Deposed Honduran President Jose Manuel Zelaya arrived Wednesday in Costa Rica a day ahead of planned discussions with the man who ousted him and the host country’s president. and He vowed he has no plans to negotiate.
“I want to clarify that our presence here does not represent any negotiation,” he told reporters at the airport in San Jose. “It’s simply listening through a mediator … to the approach of those who have established this regimen of fact, those who kicked out their servant and brought him here by force at dawn on the 28th of June of 2009, to see how they are planning their departure.” Zelaya arrived on a flight from Washington, where he had met with a representative of the U.S. State Department, which has backed his demand to be returned to power. “We hope that in the next 24 hours, sometime tomorrow, we will have a very clear response from the coup members,” he said. Zelaya bristled over the suggestion that he might consider negotiating with provisional President Roberto Micheletti, the former congressional leader and now the newly installed president. “It’s as if you were to invite to your place a criminal who raped your family and wanted you to accept conditions for that violation,” said Zelaya, whose term in office was to end in January. “Democracy is a popular right. It is a right of the society.” Zelaya said Micheletti “should logically present his excuses and his requirements for his departure in the next 24 hours.” He added, “The people of the world have condemned him, including Costa Rica. I want to see what this coup planner has to say tomorrow in San Jose.” The conference is being hosted at the home of Oscar Arias, a winner of the Nobel Peace Prize and the president of Costa Rica. That nation has no army. In Tegucigalpa, the capital of Honduras, Micheletti said he had not decided whether to go himself or to simply send his representatives. “We’re still consulting whether to go,” he told reporters. “We’ll wait.”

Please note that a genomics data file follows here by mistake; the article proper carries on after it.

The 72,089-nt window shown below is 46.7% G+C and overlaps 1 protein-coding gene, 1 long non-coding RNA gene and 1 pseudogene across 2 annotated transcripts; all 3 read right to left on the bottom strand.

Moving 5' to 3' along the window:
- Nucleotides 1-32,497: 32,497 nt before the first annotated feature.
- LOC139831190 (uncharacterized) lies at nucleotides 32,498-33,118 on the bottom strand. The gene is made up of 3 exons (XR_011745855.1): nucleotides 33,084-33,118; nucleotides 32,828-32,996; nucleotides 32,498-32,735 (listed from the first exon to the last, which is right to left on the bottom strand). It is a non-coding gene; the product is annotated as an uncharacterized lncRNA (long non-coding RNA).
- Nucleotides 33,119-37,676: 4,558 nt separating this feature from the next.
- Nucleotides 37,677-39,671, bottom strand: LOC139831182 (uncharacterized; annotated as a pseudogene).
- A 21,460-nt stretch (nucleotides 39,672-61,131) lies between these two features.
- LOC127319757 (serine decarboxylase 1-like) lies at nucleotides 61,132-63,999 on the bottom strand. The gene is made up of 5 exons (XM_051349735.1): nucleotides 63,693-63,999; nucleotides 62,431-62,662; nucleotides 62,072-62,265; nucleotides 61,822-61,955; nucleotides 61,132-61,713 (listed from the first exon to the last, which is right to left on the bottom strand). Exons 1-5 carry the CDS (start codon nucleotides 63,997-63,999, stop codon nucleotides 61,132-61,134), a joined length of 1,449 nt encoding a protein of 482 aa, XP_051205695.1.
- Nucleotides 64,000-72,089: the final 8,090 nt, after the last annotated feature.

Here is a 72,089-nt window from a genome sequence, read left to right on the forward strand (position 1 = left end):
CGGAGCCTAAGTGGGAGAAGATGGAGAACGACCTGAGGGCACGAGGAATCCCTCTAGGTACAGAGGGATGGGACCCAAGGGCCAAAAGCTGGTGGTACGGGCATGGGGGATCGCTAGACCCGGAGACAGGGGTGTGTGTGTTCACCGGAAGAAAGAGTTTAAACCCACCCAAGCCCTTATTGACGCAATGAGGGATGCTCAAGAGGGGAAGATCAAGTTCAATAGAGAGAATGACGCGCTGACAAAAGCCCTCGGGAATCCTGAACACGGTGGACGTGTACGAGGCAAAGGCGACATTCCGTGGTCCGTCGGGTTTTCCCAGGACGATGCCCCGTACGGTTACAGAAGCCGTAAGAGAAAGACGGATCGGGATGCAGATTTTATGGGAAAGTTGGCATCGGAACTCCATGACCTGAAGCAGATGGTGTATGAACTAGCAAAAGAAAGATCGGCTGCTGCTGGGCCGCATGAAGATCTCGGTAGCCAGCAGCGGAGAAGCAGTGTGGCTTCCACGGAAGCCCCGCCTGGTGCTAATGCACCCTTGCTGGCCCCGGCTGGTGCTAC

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Arias acknowledged the clashing views, but expressed optimism. “They are distant, different positions,” he told reporters in San Jose. “But we are going to begin and that softens positions. In every dialogue, one gives. To do that is to get closer.” In San Jose, Organization of American States Secretary General Jose Miguel Insulza said he is open to discussion on some issues, but not all. “Let’s talk about everything,” he told CNN en Español. “But the legality of the coup on Sunday You can’t discuss that.” Insulza visited Tegucigalpa last week in a failed bid to persuade Micheletti and his supporters to relent and allow Zelaya to return to his post. He said he did not understand why a detention order issued for Zelaya had not simply been carried out. “What nobody explained to me is why, with an order of detention, they threw him out of the country,” he said. But Insulza expressed hope that the impasse will be resolved. “I hope that the mediation tomorrow works,” he said. “But what cannot work is an attitude completely from the past like a coup d’état that kicks a president out of the country. That cannot happen.” Daniel Zovatto, an analyst with the San Jose, California-based International Institute for Democracy and Electoral Assistance, said Zelaya would have to agree to some conditions if he hopes to return to power. “The return of President Zelaya would have to come from an amnesty on the part of the Congress and, in second place, from the promise by Zelaya not to run for re-election,” he said. Zelaya, a leftist who took office in 2006 on a narrow victory, had been at odds with Honduran lawmakers, the supreme court and the military over a referendum he had planned to hold last month. Congress had forbidden it, and the supreme court ruled it illegal. Zelaya sought the referendum to see whether voters wanted a measure on November’s ballot to establish a constitutional assembly to study whether a president could run for re-election. Under the current charter, a president can only serve one four-year term. Venezuelan President Hugo Chavez, a Zelaya ally, won a similar referendum this year, and many Hondurans thought Zelaya was trying to maneuver a way to seek re-election in November. He has denied the assertion. Zelaya vowed to hold the vote anyway but was toppled before the voting started. After 18 years of nearly uninterrupted military rule, Honduras returned to civilian control in 1981. Since then, the military had not seemed interested in holding power in the nation of more than 7 million people, about 70 percent of whom live in poverty. Military interventions were once common in Latin America, but civilian governments have held sway since the 1980s. Before Honduras’ incident, the only other barracks revolt this decade was an unsuccessful 2002 coup attempt against Chavez, when the military displaced him but backed down days later and allowed his reinstatement.